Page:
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Japanese Stencils

The graphic art of Japan has had a profound effect upon western
culture. Without it, the work of Van Gogh, Whistler and many other
artists would have looked profoundly different. It had a great
influence on the Art Nouveau and Arts and Crafts movements of the
late 19th Century. The Repeating Pattern stencils in this collection
display the full range of traditional Japanese decorative elements.
These examples are taken mostly from Kimono designs of the Edo
period which lasted from the 17th to the 19th Centuries. There are
realistically rendered designs based on Bamboo, Clouds, Waves and
other aspects of the natural world alongside geometric abstractions
of Hemp Leaves and Tortoise Shells.
Then again the traditional Bengal schools watercolors‟ (wash
technique) were introduced in India by the Japanese. In 1903,
Japanese scholar and art critic Okakura sent his two artist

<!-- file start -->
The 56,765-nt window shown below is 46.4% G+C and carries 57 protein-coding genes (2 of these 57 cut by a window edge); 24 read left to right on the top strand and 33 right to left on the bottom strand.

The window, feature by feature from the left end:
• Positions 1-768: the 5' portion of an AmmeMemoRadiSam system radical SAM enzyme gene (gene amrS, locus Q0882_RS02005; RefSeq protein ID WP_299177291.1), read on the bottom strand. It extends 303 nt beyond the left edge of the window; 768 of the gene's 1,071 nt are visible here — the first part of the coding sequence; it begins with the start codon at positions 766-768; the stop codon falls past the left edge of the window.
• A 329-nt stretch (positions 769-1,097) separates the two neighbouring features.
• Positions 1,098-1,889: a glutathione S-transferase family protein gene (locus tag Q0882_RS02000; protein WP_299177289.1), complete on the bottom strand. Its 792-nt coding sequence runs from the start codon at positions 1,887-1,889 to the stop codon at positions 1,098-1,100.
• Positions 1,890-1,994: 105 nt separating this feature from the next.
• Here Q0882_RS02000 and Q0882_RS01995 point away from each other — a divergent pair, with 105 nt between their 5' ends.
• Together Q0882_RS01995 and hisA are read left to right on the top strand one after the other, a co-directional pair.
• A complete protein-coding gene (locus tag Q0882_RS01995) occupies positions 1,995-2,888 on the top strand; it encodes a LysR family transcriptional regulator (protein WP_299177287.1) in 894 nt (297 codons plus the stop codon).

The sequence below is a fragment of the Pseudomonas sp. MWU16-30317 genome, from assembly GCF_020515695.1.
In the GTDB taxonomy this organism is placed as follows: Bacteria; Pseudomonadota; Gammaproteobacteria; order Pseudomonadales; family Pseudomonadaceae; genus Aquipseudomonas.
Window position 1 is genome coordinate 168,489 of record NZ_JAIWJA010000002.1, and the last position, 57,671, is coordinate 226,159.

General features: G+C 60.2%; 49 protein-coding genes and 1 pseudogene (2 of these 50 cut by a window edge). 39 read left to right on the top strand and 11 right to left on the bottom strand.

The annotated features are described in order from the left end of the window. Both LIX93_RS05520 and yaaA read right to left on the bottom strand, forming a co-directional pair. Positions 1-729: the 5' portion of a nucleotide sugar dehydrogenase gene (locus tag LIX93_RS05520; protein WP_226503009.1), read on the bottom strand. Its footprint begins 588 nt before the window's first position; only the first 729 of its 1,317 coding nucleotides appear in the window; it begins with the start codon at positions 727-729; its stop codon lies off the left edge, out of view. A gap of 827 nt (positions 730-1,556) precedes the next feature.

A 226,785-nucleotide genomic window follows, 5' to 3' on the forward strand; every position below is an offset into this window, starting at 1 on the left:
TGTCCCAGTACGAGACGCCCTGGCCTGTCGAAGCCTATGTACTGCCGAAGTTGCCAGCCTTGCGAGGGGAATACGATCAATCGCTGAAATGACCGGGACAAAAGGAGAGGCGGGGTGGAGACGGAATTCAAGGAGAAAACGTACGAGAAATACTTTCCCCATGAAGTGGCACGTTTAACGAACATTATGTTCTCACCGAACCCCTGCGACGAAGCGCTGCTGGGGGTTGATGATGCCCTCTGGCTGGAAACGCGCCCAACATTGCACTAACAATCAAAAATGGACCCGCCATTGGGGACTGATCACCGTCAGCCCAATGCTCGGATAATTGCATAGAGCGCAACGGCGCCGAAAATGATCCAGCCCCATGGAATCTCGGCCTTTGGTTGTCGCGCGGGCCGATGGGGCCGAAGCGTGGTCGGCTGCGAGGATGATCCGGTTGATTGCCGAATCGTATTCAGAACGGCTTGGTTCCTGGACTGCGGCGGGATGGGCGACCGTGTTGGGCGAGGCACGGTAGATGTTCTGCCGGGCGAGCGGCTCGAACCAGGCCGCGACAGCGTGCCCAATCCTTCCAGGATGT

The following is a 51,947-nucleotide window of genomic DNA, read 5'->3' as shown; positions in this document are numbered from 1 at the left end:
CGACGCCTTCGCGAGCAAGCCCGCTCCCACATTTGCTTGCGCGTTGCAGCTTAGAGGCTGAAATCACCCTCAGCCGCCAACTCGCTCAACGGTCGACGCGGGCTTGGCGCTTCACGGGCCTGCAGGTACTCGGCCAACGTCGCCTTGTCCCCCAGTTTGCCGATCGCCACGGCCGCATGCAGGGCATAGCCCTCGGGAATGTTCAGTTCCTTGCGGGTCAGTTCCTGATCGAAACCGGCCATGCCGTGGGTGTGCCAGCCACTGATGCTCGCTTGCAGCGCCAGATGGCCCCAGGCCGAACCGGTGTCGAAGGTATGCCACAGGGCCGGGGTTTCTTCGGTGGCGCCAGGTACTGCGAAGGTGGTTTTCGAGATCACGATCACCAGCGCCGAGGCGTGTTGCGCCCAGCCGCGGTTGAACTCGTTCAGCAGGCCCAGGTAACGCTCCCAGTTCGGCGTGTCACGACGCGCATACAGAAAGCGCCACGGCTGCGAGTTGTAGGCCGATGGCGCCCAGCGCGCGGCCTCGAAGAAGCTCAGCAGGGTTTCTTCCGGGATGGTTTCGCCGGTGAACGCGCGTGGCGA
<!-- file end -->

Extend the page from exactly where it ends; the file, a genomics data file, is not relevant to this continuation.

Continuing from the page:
disciples, Yokoyama Taikan and Hisbida Sbunso, to India, who
stayed with the Tagores in Calcutta.
“Silk” has been a glorious past. This material connected me with
from Afghanistan to far away Japan. It entered to India through
historical „Silk Route‟. And then I found that there have been
significant numbers of paintings and decorative arts done on silk.
Although, I was already aware of the rich historical lineages of the
Oriental, Middle Eastern tradition of silk and paintings „on silk‟,
During my study in santinekatan I am go back over wash tempera
on paper and silk, last ten years explored this medium, different
methods. I had to invent my own technique of stretching silk as for
my own requirement. I started working on different size of panels
(both horizontal and vertical) of silk, stretched on wooden stretchers
without having a preconceived notion of their usages.
Using natural pigments by means of brushwork on stretched silk, I
started laying floral motifs of ornamental designs, and wash by
water immediately just after lying. As a result, the layer of the
pigment goes away from the surface, but the bonding of natural
pigments with silk within its texture could not be washed away.
Thus, the silk surface comes up as a hazy ornamented background
made of residual pigments that recalled sensation of faded old
printed textile. This gloomy quality of the background helped in